The more we associate risk with research the more we devalue research enterprise


    Schematic a spectrum of research 1

    Schematic: A spectrum of research(1)

    ~100%

    Mainstream

    research

    Probability

    of success

    0

    High

    Low

    Potential Impact


    Schematic a spectrum of research 2

    Schematic: A spectrum of research (2)

    ~100%

    Probability

    of success

    High-risk,

    high-reward

    research

    0

    High

    Low

    Potential Impact


    Schematic a spectrum of research 3

    Schematic: A spectrum of research (3)

    ~100%

    Venture

    Research

    Probability

    of success

    0

    High

    Low

    Potential Impact


    Venture research 1980 1990

    Venture Research: 1980 – 1990

    Supported exploratory academic research in any field, anywhere.

    Total BP expenditure ~ £15 million

    Final number of research programmes: 26

    Number of scientific “breakthroughs” ~ at least 14

    Subsequently, there has been strong industrial interest in their development. Estimated value over the next decade ~ £1 billion.


    Some venture research discoveries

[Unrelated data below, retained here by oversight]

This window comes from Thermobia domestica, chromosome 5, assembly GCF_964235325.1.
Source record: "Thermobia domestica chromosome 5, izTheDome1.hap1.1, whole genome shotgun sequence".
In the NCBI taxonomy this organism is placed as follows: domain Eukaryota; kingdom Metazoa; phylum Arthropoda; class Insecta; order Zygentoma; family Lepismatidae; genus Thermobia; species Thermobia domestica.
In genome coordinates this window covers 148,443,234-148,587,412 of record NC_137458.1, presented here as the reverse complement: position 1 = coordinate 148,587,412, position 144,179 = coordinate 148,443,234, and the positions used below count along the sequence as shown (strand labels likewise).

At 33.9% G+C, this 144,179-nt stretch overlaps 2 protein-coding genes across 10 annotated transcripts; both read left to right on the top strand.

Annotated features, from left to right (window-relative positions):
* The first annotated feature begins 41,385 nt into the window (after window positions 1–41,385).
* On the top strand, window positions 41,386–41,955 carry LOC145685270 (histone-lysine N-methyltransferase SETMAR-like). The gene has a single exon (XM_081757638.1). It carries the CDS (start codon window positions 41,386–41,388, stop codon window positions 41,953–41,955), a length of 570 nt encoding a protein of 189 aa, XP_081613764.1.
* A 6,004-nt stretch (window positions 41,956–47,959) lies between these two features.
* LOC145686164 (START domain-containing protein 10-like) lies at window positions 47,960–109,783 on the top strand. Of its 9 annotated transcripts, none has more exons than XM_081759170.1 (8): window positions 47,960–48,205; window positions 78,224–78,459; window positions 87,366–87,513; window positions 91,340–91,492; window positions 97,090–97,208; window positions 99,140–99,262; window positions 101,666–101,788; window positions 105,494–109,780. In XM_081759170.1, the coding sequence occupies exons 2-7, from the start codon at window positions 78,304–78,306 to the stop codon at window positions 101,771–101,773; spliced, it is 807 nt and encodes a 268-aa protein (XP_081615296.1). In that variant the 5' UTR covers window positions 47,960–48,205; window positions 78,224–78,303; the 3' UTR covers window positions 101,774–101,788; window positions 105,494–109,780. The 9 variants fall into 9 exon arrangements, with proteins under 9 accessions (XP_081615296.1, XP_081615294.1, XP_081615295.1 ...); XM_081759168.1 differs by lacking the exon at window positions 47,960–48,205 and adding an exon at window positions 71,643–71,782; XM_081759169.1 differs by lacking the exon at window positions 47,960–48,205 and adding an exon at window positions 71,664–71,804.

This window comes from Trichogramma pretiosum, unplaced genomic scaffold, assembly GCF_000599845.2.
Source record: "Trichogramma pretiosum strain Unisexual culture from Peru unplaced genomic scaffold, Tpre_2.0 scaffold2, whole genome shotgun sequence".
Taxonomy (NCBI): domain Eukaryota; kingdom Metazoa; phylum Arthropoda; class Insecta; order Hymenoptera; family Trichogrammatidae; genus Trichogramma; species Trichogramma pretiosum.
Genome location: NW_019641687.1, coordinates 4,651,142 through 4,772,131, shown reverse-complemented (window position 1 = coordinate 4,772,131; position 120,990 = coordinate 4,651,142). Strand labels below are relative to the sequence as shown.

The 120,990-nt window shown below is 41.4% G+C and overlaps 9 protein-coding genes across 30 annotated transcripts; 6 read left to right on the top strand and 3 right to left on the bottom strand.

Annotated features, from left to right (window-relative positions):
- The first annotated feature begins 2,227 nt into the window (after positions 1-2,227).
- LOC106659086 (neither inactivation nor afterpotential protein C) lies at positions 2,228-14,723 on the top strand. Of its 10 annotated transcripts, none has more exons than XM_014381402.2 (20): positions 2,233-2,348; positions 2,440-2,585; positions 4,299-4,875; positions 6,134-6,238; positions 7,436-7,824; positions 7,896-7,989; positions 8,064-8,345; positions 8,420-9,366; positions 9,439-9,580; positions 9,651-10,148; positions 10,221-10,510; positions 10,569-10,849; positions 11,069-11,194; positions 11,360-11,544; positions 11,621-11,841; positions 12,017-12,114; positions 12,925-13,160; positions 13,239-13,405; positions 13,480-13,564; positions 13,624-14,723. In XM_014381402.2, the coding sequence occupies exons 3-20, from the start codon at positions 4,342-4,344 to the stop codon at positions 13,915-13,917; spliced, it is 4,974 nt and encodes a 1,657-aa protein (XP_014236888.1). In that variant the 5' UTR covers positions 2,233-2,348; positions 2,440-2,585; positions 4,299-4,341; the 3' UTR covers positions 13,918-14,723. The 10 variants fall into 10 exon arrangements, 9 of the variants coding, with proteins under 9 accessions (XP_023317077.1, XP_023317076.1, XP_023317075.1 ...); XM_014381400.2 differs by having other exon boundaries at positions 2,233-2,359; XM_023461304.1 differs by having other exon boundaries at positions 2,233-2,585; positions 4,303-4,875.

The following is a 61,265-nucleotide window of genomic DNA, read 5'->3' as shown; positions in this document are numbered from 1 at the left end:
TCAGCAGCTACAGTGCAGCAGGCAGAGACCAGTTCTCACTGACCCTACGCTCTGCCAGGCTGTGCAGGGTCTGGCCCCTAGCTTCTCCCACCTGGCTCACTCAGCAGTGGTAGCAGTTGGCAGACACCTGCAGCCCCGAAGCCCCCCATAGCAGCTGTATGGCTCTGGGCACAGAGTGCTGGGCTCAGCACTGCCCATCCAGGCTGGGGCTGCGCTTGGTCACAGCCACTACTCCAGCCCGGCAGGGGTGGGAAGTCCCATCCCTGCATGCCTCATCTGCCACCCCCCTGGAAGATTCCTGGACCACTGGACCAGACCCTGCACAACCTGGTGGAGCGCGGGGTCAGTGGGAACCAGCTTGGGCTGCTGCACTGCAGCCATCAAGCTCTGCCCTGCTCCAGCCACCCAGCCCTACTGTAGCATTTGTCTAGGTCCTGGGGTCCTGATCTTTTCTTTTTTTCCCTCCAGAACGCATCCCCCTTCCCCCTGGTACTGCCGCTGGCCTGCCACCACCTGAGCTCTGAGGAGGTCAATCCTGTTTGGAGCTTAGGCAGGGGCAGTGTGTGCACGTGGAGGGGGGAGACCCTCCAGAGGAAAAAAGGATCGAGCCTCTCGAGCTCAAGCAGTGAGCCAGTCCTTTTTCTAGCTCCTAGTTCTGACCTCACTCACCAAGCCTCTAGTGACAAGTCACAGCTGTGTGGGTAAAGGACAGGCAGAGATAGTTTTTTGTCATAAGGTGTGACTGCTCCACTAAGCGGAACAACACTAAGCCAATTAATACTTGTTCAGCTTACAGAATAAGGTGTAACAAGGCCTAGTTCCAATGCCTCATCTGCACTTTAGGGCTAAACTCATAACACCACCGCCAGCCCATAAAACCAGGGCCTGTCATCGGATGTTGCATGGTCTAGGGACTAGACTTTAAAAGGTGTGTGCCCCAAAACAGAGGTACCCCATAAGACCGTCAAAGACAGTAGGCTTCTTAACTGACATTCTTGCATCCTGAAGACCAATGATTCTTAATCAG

Some Venture Research Discoveries

    • Mike Bennett

    • and Pat Heslop-Harrison: Discovered a new pathway for evolution and genetic control

    • Terry Clark:Pioneered the study of macroscopic quantum objects

    • Stan Clough

    • and Tony Horsewill:Solved the quantum-classical transition problem by developing new relativity and quantum theories

    • Steve Davies:Developed small artificial enzymes for efficient chiral selection

    • Nigel Franks,

    • Jean Louis Deneubourg,

    • Simon Goss, Chris Tofts:Quantified the rules describing distributed intelligence in animals

    • Herbert Huppert

    • and Steve Sparks:Pioneered the new field of geological fluid mechanics

    • Jeff KimblePioneered squeezed states of light

    • Graham Parkhouse: Derived a novel theory of engineering design relating performance to shapes and materials